Continuing our virtual vacation of Newport, RI, this week we’re stopping at the home of Alva Vanderbilt herself, Marble House. So sit back on your (expensive) lawn chair, grab something cool to drink, and enjoy the history.
2. Marble House
Marble House was built by William K. Vanderbilt, another grandson of the famed Cornelius, and a brother to Cornelius Vanderbilt, II. You may remember Cornelius II as the owner of The Breakers, where we stopped last week. I seem to remember that there was some sister-in-law rivalry during the design of the two houses. Richard Morris Hunt was the architect of the Versailles-inspired Marble House. He did a fabulous job, as usual, but Alva Vanderbilt’s stamp is all over it. Mostly, that stamp takes the form of marble.
There is marble everywhere. Just take a look at the dining room, the foyer, random halls…
Anything you can put marble on, Alva tried it. Marble House was magnificent in the sense that you really got that feeling of European royalty. Which, I believe, was one of Alva’s aims, given that she ultimately arranged a marriage between her daughter and the Duke of Marlborough. This is the room where they most likely became engaged:
Called the Gothic Room, this one really stood out to me. It had the solemn feeling of a church and duplicated the old history of some castles in Europe particularly well. Even though the marriage of Consuelo Vanderbilt and Sonny was doomed to failure, I couldn’t help thinking that this was a great place to get engaged!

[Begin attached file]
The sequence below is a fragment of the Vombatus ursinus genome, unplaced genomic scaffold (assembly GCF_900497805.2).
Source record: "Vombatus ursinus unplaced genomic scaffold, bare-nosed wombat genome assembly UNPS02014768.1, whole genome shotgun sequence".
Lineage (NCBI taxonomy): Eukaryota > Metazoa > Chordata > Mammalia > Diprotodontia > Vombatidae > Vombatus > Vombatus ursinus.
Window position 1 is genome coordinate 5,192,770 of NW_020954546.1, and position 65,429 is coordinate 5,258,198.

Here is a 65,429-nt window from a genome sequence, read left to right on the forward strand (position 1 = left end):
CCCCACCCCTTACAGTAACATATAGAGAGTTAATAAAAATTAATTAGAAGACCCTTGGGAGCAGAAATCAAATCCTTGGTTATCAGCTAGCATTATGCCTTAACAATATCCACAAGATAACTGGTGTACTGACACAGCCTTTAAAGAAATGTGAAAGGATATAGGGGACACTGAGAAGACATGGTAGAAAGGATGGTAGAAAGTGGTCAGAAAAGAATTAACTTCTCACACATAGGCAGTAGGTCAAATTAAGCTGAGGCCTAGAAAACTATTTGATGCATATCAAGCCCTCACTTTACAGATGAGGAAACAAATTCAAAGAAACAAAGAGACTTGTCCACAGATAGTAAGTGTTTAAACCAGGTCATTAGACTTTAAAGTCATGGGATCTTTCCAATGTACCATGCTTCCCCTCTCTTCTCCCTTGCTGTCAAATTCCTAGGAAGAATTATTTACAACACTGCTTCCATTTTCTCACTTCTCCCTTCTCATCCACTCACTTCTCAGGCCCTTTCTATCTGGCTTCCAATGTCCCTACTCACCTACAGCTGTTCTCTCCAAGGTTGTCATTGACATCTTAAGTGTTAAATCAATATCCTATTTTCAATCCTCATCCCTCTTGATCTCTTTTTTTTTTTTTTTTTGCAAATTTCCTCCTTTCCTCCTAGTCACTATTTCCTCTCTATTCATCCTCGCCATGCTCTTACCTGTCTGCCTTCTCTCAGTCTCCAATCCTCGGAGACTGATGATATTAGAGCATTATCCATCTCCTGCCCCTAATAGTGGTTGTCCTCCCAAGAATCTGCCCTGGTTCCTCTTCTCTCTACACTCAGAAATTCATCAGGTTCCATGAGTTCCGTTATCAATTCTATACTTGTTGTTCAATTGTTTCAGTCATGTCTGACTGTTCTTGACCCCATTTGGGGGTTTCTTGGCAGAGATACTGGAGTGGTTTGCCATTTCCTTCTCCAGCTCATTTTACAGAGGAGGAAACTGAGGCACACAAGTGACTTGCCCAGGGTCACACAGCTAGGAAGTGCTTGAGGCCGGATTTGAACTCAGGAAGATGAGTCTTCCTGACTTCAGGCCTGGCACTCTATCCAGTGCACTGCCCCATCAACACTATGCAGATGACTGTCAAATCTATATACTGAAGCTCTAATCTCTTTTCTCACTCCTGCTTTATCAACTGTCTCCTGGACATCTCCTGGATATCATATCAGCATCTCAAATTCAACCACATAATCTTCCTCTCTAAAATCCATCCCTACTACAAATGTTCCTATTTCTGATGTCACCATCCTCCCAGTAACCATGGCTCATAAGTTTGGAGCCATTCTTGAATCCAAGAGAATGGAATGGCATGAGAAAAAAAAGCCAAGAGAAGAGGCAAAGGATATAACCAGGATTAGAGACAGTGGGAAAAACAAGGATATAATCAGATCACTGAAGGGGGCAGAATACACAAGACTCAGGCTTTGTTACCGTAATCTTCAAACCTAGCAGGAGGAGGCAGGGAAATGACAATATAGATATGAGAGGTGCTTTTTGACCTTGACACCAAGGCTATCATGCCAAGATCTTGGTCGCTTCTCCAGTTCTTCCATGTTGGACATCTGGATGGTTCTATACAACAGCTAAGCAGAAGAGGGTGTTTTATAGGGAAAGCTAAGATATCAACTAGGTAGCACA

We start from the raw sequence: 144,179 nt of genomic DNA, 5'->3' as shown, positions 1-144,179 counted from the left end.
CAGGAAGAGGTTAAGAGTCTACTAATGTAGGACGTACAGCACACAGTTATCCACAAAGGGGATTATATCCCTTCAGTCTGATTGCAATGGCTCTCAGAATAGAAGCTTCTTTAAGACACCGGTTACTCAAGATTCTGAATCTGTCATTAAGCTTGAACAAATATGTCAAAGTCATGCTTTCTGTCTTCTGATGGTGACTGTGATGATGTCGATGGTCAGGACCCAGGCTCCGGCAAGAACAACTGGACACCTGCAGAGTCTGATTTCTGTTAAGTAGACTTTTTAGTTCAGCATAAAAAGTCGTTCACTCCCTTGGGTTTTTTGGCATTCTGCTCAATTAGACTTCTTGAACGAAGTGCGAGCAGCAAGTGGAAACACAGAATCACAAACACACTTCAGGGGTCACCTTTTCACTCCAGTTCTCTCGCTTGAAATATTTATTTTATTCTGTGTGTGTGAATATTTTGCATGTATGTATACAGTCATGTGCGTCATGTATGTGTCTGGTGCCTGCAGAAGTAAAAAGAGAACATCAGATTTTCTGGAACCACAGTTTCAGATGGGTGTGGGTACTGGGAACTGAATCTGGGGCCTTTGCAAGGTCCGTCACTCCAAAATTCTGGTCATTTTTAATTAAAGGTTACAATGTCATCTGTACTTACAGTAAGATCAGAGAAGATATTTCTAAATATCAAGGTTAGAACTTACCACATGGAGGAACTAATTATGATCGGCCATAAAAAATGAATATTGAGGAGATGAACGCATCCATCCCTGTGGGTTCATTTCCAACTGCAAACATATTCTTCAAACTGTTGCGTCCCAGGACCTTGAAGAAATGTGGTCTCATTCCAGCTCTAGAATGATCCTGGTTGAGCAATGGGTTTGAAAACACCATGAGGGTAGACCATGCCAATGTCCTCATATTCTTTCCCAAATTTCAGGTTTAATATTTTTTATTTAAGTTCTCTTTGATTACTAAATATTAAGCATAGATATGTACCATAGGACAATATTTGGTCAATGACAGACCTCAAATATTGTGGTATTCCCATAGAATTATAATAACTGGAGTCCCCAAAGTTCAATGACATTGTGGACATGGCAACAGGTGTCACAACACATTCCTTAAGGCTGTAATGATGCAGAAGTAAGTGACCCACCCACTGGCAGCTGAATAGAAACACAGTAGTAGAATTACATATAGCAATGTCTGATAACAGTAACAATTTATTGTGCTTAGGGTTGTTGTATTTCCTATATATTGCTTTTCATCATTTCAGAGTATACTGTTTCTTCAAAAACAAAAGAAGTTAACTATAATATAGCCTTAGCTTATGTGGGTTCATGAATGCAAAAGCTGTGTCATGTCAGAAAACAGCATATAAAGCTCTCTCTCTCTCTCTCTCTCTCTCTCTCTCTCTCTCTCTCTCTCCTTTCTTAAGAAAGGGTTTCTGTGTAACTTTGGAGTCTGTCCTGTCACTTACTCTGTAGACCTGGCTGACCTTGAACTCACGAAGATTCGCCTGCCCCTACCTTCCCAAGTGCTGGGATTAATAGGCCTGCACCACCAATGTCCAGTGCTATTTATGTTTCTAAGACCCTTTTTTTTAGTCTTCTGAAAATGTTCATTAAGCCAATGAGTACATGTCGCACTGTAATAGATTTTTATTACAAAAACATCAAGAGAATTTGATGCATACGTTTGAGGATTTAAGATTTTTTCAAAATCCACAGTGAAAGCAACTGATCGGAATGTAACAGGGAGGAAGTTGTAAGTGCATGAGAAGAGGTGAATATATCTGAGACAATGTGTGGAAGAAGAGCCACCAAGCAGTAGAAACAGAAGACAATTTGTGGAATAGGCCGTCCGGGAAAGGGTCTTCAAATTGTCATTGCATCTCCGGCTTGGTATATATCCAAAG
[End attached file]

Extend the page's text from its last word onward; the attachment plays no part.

Here are some other neat tidbits. Does anyone else love library stairs?
What about fancy servants’ stairs?
Resplendent sitting rooms?
Or bedrooms fit for a queen?
At most of the Newport houses, they also do a great job of interpreting the lives of the servants. You definitely get Downton Abbey vibes, for any lovers of Mrs. Patmore and Mrs. Hughes out there!
The thing I most remember about Marble House is Alva. She was a complicated, fascinating woman. She undoubtedly pushed her daughter into marriage for social gain—and then, in order for her daughter to divorce and be happy, she testified before a court that she compelled her daughter to marry. She was the victim of her husband’s adultery—and then divorced him, married his best friend, and moved across the street. She was a champion of women’s suffrage and of art. On the whole, she was a woman ahead of her time.
So whom do I think won the sister-in-law rivalry? Well, if you remember, Alice had those stunning verandas. Then again, Alva had 500,000 cubic feet of marble. Plus, she caught the Duke. So you tell me.
Below, this happened to be my favorite photo from Marble House. It reminds me of Alva and speaks to her strength—and to how she was (just a tad!) over-the top:
Photo Credits: Tara Cowan or Hannah Cowan Jones